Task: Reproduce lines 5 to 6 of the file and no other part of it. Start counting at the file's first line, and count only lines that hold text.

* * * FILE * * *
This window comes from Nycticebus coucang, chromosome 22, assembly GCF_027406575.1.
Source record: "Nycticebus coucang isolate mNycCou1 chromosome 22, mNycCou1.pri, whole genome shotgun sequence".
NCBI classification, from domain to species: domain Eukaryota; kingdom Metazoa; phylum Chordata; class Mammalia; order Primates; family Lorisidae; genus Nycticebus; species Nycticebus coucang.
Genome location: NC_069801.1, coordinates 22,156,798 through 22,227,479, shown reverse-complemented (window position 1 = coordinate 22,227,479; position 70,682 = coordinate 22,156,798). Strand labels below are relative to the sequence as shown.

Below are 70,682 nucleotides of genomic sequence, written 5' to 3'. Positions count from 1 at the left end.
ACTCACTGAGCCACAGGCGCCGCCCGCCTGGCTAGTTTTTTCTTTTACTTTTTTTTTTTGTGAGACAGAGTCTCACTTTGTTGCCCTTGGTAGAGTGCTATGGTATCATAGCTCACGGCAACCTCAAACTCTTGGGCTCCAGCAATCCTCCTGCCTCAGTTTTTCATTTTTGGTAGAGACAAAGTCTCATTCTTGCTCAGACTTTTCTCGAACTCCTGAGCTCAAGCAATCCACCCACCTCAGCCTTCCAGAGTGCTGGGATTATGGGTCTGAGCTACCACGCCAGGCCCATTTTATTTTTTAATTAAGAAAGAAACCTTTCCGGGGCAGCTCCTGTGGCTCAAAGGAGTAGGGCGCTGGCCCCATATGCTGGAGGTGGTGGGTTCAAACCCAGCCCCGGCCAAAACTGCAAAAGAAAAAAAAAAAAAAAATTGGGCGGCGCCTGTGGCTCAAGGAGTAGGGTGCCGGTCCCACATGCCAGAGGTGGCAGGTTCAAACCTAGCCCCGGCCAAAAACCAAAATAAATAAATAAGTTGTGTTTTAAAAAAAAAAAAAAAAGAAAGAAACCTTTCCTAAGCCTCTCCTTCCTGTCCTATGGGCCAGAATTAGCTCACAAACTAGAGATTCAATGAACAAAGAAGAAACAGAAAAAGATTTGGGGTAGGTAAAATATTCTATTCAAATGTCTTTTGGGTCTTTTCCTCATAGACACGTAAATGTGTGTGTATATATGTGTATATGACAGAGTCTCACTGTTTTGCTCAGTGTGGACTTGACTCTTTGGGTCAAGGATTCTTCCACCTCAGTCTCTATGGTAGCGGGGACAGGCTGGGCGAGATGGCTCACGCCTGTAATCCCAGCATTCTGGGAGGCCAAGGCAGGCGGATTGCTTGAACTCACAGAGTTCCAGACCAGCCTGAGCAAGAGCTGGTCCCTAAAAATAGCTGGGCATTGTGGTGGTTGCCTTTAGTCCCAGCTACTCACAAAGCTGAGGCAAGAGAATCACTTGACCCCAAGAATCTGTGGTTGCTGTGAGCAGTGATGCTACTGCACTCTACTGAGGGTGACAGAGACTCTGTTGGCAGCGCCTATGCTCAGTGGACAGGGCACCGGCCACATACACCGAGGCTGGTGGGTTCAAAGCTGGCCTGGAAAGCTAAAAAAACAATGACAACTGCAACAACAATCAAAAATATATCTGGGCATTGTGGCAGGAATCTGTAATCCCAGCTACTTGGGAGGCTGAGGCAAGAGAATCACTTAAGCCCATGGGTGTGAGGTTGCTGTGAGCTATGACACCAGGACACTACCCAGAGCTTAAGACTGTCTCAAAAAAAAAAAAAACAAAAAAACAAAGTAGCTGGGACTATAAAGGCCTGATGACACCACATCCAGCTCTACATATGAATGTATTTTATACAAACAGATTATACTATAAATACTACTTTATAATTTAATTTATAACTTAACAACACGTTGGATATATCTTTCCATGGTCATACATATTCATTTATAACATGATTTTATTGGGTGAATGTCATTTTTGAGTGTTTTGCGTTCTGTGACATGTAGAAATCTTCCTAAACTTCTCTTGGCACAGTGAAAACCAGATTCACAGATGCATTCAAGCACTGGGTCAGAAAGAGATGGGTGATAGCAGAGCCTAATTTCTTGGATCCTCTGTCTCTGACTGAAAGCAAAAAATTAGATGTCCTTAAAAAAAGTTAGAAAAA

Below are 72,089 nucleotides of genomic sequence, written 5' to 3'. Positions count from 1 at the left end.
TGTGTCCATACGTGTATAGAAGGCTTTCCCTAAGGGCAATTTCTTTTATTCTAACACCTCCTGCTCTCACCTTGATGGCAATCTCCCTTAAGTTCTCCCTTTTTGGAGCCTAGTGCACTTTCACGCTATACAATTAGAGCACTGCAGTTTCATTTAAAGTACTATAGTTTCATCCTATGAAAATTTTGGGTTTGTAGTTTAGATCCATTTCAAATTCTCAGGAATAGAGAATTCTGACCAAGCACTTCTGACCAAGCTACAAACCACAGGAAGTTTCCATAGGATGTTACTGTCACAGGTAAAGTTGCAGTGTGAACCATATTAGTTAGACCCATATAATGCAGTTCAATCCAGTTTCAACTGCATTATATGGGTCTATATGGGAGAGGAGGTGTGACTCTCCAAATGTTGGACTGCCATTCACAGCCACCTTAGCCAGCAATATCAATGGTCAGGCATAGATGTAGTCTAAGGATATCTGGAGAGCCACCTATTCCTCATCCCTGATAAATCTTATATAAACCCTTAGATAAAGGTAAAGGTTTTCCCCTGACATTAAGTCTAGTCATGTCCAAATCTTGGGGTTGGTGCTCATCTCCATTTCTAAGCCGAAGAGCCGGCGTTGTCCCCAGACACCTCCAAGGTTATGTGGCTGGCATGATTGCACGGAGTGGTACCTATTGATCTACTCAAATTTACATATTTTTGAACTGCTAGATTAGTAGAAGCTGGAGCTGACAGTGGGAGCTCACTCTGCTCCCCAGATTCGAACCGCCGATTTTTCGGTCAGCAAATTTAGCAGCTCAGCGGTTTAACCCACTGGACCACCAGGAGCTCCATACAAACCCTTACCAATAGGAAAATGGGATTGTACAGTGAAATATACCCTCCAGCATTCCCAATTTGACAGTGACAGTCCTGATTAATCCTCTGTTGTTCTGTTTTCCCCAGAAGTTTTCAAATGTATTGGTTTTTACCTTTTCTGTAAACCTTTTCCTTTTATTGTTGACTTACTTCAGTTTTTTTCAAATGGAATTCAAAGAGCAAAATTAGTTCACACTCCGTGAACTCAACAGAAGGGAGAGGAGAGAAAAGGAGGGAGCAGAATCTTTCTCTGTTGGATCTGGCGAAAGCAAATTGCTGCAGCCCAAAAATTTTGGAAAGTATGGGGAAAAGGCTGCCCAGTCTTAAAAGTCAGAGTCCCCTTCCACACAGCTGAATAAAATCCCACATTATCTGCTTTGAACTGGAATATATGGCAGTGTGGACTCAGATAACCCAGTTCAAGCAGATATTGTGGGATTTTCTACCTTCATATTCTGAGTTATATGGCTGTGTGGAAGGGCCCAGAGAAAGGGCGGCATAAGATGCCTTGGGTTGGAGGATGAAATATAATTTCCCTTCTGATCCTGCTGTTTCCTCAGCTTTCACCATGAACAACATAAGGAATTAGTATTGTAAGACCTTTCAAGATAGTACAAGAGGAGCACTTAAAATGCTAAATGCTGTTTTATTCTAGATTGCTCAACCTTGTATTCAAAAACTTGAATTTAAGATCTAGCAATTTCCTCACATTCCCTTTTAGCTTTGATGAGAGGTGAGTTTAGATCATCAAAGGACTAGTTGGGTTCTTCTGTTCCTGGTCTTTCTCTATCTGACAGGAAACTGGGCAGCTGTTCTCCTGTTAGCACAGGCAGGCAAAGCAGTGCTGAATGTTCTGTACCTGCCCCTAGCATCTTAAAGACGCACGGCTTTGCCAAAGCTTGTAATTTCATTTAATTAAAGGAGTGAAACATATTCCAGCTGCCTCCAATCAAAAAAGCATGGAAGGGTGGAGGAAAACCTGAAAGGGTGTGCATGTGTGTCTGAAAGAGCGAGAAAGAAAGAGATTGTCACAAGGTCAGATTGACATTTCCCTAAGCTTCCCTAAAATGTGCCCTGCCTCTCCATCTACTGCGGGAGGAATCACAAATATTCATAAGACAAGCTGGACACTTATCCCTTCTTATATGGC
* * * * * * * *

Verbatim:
Below are 70,682 nucleotides of genomic sequence, written 5' to 3'. Positions count from 1 at the left end.
ACTCACTGAGCCACAGGCGCCGCCCGCCTGGCTAGTTTTTTCTTTTACTTTTTTTTTTTGTGAGACAGAGTCTCACTTTGTTGCCCTTGGTAGAGTGCTATGGTATCATAGCTCACGGCAACCTCAAACTCTTGGGCTCCAGCAATCCTCCTGCCTCAGTTTTTCATTTTTGGTAGAGACAAAGTCTCATTCTTGCTCAGACTTTTCTCGAACTCCTGAGCTCAAGCAATCCACCCACCTCAGCCTTCCAGAGTGCTGGGATTATGGGTCTGAGCTACCACGCCAGGCCCATTTTATTTTTTAATTAAGAAAGAAACCTTTCCGGGGCAGCTCCTGTGGCTCAAAGGAGTAGGGCGCTGGCCCCATATGCTGGAGGTGGTGGGTTCAAACCCAGCCCCGGCCAAAACTGCAAAAGAAAAAAAAAAAAAAAATTGGGCGGCGCCTGTGGCTCAAGGAGTAGGGTGCCGGTCCCACATGCCAGAGGTGGCAGGTTCAAACCTAGCCCCGGCCAAAAACCAAAATAAATAAATAAGTTGTGTTTTAAAAAAAAAAAAAAAAGAAAGAAACCTTTCCTAAGCCTCTCCTTCCTGTCCTATGGGCCAGAATTAGCTCACAAACTAGAGATTCAATGAACAAAGAAGAAACAGAAAAAGATTTGGGGTAGGTAAAATATTCTATTCAAATGTCTTTTGGGTCTTTTCCTCATAGACACGTAAATGTGTGTGTATATATGTGTATATGACAGAGTCTCACTGTTTTGCTCAGTGTGGACTTGACTCTTTGGGTCAAGGATTCTTCCACCTCAGTCTCTATGGTAGCGGGGACAGGCTGGGCGAGATGGCTCACGCCTGTAATCCCAGCATTCTGGGAGGCCAAGGCAGGCGGATTGCTTGAACTCACAGAGTTCCAGACCAGCCTGAGCAAGAGCTGGTCCCTAAAAATAGCTGGGCATTGTGGTGGTTGCCTTTAGTCCCAGCTACTCACAAAGCTGAGGCAAGAGAATCACTTGACCCCAAGAATCTGTGGTTGCTGTGAGCAGTGATGCTACTGCACTCTACTGAGGGTGACAGAGACTCTGTTGGCAGCGCCTATGCTCAGTGGACAGGGCACCGGCCACATACACCGAGGCTGGTGGGTTCAAAGCTGGCCTGGAAAGCTAAAAAAACAATGACAACTGCAACAACAATCAAAAATATATCTGGGCATTGTGGCAGGAATCTGTAATCCCAGCTACTTGGGAGGCTGAGGCAAGAGAATCACTTAAGCCCATGGGTGTGAGGTTGCTGTGAGCTATGACACCAGGACACTACCCAGAGCTTAAGACTGTCTCAAAAAAAAAAAAAACAAAAAAACAAAGTAGCTGGGACTATAAAGGCCTGATGACACCACATCCAGCTCTACATATGAATGTATTTTATACAAACAGATTATACTATAAATACTACTTTATAATTTAATTTATAACTTAACAACACGTTGGATATATCTTTCCATGGTCATACATATTCATTTATAACATGATTTTATTGGGTGAATGTCATTTTTGAGTGTTTTGCGTTCTGTGACATGTAGAAATCTTCCTAAACTTCTCTTGGCACAGTGAAAACCAGATTCACAGATGCATTCAAGCACTGGGTCAGAAAGAGATGGGTGATAGCAGAGCCTAATTTCTTGGATCCTCTGTCTCTGACTGAAAGCAAAAAATTAGATGTCCTTAAAAAAAGTTAGAAAAA